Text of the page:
The title of this article ought to say something about having a talk and doing something about global warming, but that’s quite a mouthful. That’s okay, because I’ll definitely have something to say about actions as well as words.
Words, however, are almost always the starting point of anything meaningful.
Because children are still learning to feel at home with verbal expression, talking about global warming provides them with an interesting subject to tackle. On a subject of this magnitude, mom and dad will take the lead by giving the littlest members of the post-carbon generation their undivided attention, a sure sign that something important is underway. (Though children may be novices in the realm of spoken language, they excel at picking up on unspoken messages.)
It’s a discussion, not a monologue
A great place to begin the conversation – which will probably take place in fits and starts – is with stories about the parents’ own upbringing during the end of the fossil-fuel era. Children probably won’t be able to absorb very much along these lines until they’re about eight or nine years old, what some developmental experts call the “nine year change.”
Five-year-olds could find it difficult to understand that mommy and daddy were once five years old; after all, mommies and daddies have always looked just the way they look now! Not that preschoolers and kindergarteners can’t take part in the discussion; they just won’t learn from it what an older child will.
Once upon a time …
You might want to tell your children about all the electrical inventions available to them that didn’t exist not too long ago. Because everyone in the world wants to own a computer, and a cell phone, and an ipad, and video games – not to mention cars – we’re running out of energy.
One day the fuels we use now won’t be available to us anymore. Then ask them, What can we do about that?
Once children understand that conserving energy is a good place to start, ask them to draw a picture of each person in the household doing something to conserve energy: turning off lights, turning down the thermostat, and putting on sweaters in the winter, or drinking water (instead of a soft drink from the refrigerator), turning up the thermostat, or reading a book during the hottest part of the day in the summer.
Unplugging all the energy eaters that remain on standby all the time would make for a great game: how many can they find? (Don’t forget the treadmill in the basement!)
A conservation conversation
Reinforce the idea that your family is conserving energy by showing your older children the graph included with the electric bill, comparing this year’s usage with last year’s. Continue the conversation, asking them what else your family can do to use less energy.
Give your kids the responsibility of carrying the recycling to the street on collection day. Then introduce them to the ideas of reducing, reusing, and recycling. Explain to them which activities constitute reducing, and which constitute recycling and reusing.
Now that everyone in the family is reducing their consumption of energy, and recycling paper, plastic, steel and aluminum, what can be reused? If you can’t afford to install a graywater recycling system (reusing), maybe every member of your family could skip bathing one day a week (reducing). This can be a really good idea during the winter, when dry skin might be a problem. Putting a timer in the shower could be fun for everyone. Who can reduce their shower-taking time by a minute? Could someone else reuse things your family no longer needs? Begin gathering gently used items for donation to Vietnam Vets or the Salvation Army.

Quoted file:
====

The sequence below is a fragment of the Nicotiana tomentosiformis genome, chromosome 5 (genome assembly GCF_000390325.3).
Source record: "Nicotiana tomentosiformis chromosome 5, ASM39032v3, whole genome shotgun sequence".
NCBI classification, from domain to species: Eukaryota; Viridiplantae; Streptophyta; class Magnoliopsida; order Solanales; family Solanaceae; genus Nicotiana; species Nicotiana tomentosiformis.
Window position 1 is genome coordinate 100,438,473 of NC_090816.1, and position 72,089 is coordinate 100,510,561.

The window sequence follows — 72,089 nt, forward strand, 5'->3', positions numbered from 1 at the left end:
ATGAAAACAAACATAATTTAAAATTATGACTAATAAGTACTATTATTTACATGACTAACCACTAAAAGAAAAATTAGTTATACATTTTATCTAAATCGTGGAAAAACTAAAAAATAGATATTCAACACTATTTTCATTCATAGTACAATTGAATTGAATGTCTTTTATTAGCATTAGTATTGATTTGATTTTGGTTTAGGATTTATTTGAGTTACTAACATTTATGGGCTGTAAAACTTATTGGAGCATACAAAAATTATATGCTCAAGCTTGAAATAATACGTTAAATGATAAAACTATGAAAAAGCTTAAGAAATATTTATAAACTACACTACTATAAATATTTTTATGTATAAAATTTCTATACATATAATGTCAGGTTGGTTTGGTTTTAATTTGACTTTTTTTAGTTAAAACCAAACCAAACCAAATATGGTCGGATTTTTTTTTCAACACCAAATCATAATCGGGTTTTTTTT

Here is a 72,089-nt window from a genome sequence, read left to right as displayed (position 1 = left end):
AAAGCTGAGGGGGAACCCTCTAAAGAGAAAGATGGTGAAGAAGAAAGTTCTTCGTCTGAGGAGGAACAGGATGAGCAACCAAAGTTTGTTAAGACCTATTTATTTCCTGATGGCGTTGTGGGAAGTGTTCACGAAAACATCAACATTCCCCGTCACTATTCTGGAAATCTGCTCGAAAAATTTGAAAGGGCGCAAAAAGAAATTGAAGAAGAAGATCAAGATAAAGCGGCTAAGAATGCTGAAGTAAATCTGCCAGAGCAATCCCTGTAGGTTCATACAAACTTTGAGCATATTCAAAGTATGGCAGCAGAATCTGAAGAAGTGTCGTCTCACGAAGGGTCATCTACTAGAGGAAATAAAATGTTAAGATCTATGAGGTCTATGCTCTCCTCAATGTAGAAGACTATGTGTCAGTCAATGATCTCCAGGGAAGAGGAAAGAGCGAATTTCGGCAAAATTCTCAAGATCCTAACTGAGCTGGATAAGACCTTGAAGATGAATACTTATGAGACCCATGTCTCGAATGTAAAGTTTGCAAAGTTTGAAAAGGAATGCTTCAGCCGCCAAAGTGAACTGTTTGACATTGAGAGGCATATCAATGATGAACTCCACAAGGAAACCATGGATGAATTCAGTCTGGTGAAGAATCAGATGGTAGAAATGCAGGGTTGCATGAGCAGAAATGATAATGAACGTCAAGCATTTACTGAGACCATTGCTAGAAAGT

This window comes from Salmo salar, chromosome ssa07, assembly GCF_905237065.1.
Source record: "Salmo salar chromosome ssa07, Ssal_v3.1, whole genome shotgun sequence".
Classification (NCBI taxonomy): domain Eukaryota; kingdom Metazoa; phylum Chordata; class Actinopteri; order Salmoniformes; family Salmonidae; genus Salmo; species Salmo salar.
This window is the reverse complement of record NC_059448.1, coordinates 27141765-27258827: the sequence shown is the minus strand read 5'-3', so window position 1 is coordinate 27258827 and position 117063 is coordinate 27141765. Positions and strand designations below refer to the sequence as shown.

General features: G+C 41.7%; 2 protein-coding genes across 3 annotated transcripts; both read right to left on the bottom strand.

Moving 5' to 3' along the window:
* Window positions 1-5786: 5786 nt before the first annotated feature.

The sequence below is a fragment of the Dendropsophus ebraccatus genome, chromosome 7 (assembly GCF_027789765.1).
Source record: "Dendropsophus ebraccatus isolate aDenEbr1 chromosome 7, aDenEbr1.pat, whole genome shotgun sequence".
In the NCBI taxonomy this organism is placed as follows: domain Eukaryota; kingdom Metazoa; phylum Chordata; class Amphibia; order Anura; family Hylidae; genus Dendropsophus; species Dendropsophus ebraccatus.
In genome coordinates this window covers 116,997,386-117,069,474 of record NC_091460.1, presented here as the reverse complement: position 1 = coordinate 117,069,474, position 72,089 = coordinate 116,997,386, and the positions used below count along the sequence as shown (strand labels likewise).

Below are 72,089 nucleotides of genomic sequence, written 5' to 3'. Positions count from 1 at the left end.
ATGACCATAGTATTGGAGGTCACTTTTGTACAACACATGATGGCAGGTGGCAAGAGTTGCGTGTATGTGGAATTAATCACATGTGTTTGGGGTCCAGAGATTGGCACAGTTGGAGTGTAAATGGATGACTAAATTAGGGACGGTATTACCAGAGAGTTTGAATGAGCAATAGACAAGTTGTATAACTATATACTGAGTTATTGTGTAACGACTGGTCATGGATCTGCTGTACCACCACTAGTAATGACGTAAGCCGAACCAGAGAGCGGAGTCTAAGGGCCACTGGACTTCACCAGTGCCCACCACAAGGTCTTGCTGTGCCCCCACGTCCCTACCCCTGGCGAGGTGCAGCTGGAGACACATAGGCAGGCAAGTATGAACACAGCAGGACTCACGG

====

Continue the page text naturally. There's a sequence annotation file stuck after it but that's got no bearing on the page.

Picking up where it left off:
Remember to continue the conversation. Make sure your children know why your family does what it does.
Walk the talk
Be honest, parents – when was the last time you mended a sock? Made a gift by hand? Have you learned a new basic skill lately? Are you still using a power mower to cut the grass? Will your next car get 21 miles per gallon, or 50? Are your lives lived close enough to home that an electric car is a viable option?
Discuss all of these decisions with your children as they arise. Make sure they understand that the point of doing all these things is not so that you can compare yourselves to the neighbors and decide that you are much more virtuous than they are. The point of doing these things is to care for the only world we’ve got. If children understand that your family is doing all it can to take from the world only what it needs, not what it wants, they can feel satisfied, safe, and secure.
What would Dobie Gillis do?
By the time your children enter their teen years, they’ll need to know about the threats to humankind’s welfare that global warming presents. There’s a right way and a wrong way to do this. For the child who thinks deeply about things, for the child who tends to worry a lot, or for the child who has a number of sources of instability in his or her life already, go easy. They, and in fact all youngsters, should be told about the state of the world gradually. Always stress that there are many adults who are extremely concerned, and who are doing all they can to solve the problems caused by fossil fuels.
Do not, as my then-fifteen-year-old’s science teacher once did, present so many demoralizing facts and figures in one hour that my son left convinced there was no hope. Hopelessness cannot lead to anything good. It never has, it never will.
Children raised to be a part of the solution grow up to be resilient, resourceful citizens. They will know that being a little warmer than they’d like in the summer, and a little colder than they’d like in the winter, isn’t the end of the world. They will know that living their lives close to home saves energy. They will know that actions speak louder than words. They will know how to take power into their own hands, instead of waiting for it to be handed to them.
Talk to your children about global warming.